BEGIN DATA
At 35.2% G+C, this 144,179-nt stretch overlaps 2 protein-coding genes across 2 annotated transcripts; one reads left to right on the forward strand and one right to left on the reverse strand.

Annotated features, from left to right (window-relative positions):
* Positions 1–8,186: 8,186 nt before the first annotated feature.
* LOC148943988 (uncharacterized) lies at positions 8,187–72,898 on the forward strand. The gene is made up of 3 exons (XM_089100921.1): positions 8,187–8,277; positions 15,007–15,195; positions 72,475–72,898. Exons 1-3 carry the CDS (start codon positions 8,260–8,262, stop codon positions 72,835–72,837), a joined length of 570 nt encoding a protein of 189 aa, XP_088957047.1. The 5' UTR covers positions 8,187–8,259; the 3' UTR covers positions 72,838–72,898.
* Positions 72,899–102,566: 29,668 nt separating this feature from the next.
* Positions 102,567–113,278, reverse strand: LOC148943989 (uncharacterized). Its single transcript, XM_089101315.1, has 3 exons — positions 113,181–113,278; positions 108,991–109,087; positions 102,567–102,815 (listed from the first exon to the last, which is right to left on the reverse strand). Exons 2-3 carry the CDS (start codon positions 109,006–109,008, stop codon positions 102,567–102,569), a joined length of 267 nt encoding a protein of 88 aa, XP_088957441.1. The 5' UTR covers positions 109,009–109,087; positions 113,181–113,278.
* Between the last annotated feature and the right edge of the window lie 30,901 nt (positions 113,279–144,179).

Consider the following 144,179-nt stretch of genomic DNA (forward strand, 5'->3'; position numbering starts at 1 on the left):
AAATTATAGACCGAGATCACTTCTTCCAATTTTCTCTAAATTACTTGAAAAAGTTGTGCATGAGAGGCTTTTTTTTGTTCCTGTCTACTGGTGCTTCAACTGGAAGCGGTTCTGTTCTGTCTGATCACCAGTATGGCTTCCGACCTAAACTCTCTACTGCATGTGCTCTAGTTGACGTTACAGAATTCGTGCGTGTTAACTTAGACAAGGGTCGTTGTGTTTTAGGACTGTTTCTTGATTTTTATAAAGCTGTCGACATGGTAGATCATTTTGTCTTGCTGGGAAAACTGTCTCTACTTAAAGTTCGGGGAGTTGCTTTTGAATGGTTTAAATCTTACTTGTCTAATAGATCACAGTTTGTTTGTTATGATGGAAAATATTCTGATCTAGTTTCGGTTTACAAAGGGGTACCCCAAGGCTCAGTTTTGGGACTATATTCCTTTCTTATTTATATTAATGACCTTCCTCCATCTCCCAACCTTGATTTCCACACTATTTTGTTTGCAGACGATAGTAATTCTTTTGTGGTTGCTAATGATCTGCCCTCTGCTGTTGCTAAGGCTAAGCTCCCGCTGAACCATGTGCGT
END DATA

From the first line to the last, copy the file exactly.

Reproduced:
At 35.2% G+C, this 144,179-nt stretch overlaps 2 protein-coding genes across 2 annotated transcripts; one reads left to right on the forward strand and one right to left on the reverse strand.

Annotated features, from left to right (window-relative positions):
* Positions 1–8,186: 8,186 nt before the first annotated feature.
* LOC148943988 (uncharacterized) lies at positions 8,187–72,898 on the forward strand. The gene is made up of 3 exons (XM_089100921.1): positions 8,187–8,277; positions 15,007–15,195; positions 72,475–72,898. Exons 1-3 carry the CDS (start codon positions 8,260–8,262, stop codon positions 72,835–72,837), a joined length of 570 nt encoding a protein of 189 aa, XP_088957047.1. The 5' UTR covers positions 8,187–8,259; the 3' UTR covers positions 72,838–72,898.
* Positions 72,899–102,566: 29,668 nt separating this feature from the next.
* Positions 102,567–113,278, reverse strand: LOC148943989 (uncharacterized). Its single transcript, XM_089101315.1, has 3 exons — positions 113,181–113,278; positions 108,991–109,087; positions 102,567–102,815 (listed from the first exon to the last, which is right to left on the reverse strand). Exons 2-3 carry the CDS (start codon positions 109,006–109,008, stop codon positions 102,567–102,569), a joined length of 267 nt encoding a protein of 88 aa, XP_088957441.1. The 5' UTR covers positions 109,009–109,087; positions 113,181–113,278.
* Between the last annotated feature and the right edge of the window lie 30,901 nt (positions 113,279–144,179).

Consider the following 144,179-nt stretch of genomic DNA (forward strand, 5'->3'; position numbering starts at 1 on the left):
AAATTATAGACCGAGATCACTTCTTCCAATTTTCTCTAAATTACTTGAAAAAGTTGTGCATGAGAGGCTTTTTTTTGTTCCTGTCTACTGGTGCTTCAACTGGAAGCGGTTCTGTTCTGTCTGATCACCAGTATGGCTTCCGACCTAAACTCTCTACTGCATGTGCTCTAGTTGACGTTACAGAATTCGTGCGTGTTAACTTAGACAAGGGTCGTTGTGTTTTAGGACTGTTTCTTGATTTTTATAAAGCTGTCGACATGGTAGATCATTTTGTCTTGCTGGGAAAACTGTCTCTACTTAAAGTTCGGGGAGTTGCTTTTGAATGGTTTAAATCTTACTTGTCTAATAGATCACAGTTTGTTTGTTATGATGGAAAATATTCTGATCTAGTTTCGGTTTACAAAGGGGTACCCCAAGGCTCAGTTTTGGGACTATATTCCTTTCTTATTTATATTAATGACCTTCCTCCATCTCCCAACCTTGATTTCCACACTATTTTGTTTGCAGACGATAGTAATTCTTTTGTGGTTGCTAATGATCTGCCCTCTGCTGTTGCTAAGGCTAAGCTCCCGCTGAACCATGTGCGT